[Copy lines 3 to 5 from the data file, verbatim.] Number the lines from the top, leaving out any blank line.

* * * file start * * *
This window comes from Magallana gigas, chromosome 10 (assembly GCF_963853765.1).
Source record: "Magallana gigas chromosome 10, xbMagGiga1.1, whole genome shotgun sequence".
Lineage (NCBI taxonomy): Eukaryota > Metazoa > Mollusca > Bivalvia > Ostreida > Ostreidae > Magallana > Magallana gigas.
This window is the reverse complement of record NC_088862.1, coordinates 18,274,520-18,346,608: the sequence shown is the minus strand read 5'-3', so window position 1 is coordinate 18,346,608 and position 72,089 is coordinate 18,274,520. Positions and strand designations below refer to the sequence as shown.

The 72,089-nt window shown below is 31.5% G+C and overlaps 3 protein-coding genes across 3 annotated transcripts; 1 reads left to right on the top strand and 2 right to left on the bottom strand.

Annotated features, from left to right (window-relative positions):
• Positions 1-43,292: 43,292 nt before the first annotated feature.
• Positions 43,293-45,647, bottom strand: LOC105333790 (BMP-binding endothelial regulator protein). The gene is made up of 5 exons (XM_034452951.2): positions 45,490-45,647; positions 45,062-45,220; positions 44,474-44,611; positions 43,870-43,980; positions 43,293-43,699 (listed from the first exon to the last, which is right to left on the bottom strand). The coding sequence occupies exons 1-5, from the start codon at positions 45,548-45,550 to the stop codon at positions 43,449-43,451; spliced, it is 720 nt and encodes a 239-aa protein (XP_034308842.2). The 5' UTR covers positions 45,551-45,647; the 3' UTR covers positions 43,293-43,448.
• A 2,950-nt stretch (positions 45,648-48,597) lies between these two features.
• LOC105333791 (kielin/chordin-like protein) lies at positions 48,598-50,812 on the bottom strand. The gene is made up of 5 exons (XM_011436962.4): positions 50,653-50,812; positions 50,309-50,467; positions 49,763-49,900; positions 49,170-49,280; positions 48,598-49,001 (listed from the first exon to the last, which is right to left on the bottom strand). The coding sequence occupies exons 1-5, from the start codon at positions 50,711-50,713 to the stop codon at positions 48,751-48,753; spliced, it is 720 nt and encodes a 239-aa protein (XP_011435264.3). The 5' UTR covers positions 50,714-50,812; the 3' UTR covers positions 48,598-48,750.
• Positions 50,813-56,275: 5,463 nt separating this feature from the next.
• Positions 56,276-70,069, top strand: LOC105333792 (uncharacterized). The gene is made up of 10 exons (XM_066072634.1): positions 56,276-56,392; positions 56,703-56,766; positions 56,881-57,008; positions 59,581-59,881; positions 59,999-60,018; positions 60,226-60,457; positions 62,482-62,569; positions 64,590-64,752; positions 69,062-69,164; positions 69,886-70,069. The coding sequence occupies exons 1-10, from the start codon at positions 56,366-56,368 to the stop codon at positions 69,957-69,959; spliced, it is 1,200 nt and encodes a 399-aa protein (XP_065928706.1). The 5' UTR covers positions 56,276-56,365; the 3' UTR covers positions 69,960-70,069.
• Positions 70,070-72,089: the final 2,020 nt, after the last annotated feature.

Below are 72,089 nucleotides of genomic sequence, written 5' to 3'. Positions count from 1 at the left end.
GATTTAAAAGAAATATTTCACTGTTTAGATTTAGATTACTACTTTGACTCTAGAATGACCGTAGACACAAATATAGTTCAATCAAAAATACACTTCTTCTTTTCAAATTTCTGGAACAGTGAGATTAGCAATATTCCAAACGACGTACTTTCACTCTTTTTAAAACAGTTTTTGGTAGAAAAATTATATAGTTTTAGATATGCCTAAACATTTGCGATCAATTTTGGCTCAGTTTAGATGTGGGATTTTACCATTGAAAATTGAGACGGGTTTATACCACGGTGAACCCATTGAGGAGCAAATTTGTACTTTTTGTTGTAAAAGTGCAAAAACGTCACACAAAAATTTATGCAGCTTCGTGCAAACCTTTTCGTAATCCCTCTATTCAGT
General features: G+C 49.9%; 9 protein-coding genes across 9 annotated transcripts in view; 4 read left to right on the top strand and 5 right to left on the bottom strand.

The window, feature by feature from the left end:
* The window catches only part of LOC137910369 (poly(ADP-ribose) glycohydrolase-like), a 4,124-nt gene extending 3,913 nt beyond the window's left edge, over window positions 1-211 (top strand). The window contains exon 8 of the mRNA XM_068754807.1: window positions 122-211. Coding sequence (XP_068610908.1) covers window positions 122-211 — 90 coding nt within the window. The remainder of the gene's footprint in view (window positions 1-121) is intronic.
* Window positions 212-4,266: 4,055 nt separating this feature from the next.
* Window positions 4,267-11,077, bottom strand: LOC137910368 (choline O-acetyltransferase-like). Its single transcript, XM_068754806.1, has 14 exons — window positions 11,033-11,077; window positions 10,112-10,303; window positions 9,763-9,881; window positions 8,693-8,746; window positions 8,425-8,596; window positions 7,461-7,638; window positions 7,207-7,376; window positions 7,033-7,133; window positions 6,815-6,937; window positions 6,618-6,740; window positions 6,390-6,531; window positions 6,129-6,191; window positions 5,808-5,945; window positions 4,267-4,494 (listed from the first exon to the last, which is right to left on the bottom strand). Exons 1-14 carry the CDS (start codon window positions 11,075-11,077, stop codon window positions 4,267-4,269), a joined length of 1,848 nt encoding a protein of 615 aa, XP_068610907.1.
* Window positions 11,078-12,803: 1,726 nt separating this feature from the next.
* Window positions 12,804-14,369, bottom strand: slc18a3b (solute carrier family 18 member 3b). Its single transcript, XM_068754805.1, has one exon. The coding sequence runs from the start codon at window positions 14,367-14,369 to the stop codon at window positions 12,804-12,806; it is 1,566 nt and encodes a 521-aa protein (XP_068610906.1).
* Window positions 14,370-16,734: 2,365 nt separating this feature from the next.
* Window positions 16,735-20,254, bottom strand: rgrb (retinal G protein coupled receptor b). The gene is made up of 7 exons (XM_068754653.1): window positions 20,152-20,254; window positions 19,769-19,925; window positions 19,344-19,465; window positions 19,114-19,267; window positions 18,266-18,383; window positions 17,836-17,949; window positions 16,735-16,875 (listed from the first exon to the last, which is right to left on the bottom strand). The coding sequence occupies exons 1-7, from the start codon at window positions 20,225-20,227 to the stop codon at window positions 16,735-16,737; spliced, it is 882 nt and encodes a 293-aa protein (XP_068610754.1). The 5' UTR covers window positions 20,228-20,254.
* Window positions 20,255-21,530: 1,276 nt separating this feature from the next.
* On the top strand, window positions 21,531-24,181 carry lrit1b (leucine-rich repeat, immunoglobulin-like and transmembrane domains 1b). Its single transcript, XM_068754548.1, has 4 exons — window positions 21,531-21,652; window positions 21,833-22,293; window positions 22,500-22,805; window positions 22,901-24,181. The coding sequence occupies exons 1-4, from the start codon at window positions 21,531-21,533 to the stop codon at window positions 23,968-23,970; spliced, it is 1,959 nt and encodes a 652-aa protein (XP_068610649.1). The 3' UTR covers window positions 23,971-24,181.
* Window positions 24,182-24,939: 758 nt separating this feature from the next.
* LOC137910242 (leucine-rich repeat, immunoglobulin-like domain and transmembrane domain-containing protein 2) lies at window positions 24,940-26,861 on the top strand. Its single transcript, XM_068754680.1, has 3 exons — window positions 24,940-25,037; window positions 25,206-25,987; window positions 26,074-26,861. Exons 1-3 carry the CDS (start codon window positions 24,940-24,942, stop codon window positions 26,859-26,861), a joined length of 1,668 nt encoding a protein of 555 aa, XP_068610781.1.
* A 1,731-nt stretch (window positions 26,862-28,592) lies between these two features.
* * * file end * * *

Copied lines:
Lineage (NCBI taxonomy): Eukaryota > Metazoa > Mollusca > Bivalvia > Ostreida > Ostreidae > Magallana > Magallana gigas.
This window is the reverse complement of record NC_088862.1, coordinates 18,274,520-18,346,608: the sequence shown is the minus strand read 5'-3', so window position 1 is coordinate 18,346,608 and position 72,089 is coordinate 18,274,520. Positions and strand designations below refer to the sequence as shown.

The 72,089-nt window shown below is 31.5% G+C and overlaps 3 protein-coding genes across 3 annotated transcripts; 1 reads left to right on the top strand and 2 right to left on the bottom strand.